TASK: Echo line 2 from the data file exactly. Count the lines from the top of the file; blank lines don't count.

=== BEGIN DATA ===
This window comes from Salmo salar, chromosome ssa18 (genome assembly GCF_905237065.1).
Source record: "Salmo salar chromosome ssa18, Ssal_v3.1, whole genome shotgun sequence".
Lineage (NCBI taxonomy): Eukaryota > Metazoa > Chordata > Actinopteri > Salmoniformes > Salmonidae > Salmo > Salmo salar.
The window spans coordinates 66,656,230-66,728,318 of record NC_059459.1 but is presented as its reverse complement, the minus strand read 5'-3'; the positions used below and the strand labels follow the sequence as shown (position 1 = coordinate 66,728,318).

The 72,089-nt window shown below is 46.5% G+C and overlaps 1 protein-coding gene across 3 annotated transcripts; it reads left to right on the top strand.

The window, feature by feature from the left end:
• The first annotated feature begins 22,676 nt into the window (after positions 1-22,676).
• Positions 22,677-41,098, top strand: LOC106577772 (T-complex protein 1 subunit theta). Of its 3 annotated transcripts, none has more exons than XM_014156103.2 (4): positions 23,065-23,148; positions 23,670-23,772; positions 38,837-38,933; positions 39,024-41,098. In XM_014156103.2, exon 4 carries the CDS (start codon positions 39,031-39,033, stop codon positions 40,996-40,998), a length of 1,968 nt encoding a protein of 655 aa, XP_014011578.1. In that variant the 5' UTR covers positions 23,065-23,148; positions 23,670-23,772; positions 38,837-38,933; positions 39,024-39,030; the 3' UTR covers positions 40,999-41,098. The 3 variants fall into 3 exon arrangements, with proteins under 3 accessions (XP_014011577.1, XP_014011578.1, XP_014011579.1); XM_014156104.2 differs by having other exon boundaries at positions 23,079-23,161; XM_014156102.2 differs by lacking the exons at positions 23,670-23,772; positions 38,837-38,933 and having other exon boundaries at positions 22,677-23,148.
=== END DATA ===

Source record: "Salmo salar chromosome ssa18, Ssal_v3.1, whole genome shotgun sequence".